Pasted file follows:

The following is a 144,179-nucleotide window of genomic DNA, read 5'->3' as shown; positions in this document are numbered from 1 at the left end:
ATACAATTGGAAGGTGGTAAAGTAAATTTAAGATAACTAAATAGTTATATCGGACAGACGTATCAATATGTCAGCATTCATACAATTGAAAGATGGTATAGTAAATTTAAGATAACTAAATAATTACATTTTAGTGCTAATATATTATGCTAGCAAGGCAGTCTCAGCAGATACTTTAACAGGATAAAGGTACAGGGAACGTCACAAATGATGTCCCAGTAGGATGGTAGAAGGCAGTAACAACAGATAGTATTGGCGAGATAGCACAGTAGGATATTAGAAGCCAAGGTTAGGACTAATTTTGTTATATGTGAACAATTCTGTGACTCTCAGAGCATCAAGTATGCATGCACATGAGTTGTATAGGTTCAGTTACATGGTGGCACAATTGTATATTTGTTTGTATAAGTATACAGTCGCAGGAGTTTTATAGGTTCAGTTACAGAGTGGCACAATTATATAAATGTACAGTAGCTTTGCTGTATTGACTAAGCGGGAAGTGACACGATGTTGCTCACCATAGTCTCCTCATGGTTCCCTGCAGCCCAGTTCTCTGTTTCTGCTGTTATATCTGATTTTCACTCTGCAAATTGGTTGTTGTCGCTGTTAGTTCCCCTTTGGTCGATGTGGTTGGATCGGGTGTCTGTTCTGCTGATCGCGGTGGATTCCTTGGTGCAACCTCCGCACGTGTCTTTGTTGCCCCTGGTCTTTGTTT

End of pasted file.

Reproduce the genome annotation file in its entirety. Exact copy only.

The following is a 144,179-nucleotide window of genomic DNA, read 5'->3' as shown; positions in this document are numbered from 1 at the left end:
ATACAATTGGAAGGTGGTAAAGTAAATTTAAGATAACTAAATAGTTATATCGGACAGACGTATCAATATGTCAGCATTCATACAATTGAAAGATGGTATAGTAAATTTAAGATAACTAAATAATTACATTTTAGTGCTAATATATTATGCTAGCAAGGCAGTCTCAGCAGATACTTTAACAGGATAAAGGTACAGGGAACGTCACAAATGATGTCCCAGTAGGATGGTAGAAGGCAGTAACAACAGATAGTATTGGCGAGATAGCACAGTAGGATATTAGAAGCCAAGGTTAGGACTAATTTTGTTATATGTGAACAATTCTGTGACTCTCAGAGCATCAAGTATGCATGCACATGAGTTGTATAGGTTCAGTTACATGGTGGCACAATTGTATATTTGTTTGTATAAGTATACAGTCGCAGGAGTTTTATAGGTTCAGTTACAGAGTGGCACAATTATATAAATGTACAGTAGCTTTGCTGTATTGACTAAGCGGGAAGTGACACGATGTTGCTCACCATAGTCTCCTCATGGTTCCCTGCAGCCCAGTTCTCTGTTTCTGCTGTTATATCTGATTTTCACTCTGCAAATTGGTTGTTGTCGCTGTTAGTTCCCCTTTGGTCGATGTGGTTGGATCGGGTGTCTGTTCTGCTGATCGCGGTGGATTCCTTGGTGCAACCTCCGCACGTGTCTTTGTTGCCCCTGGTCTTTGTTT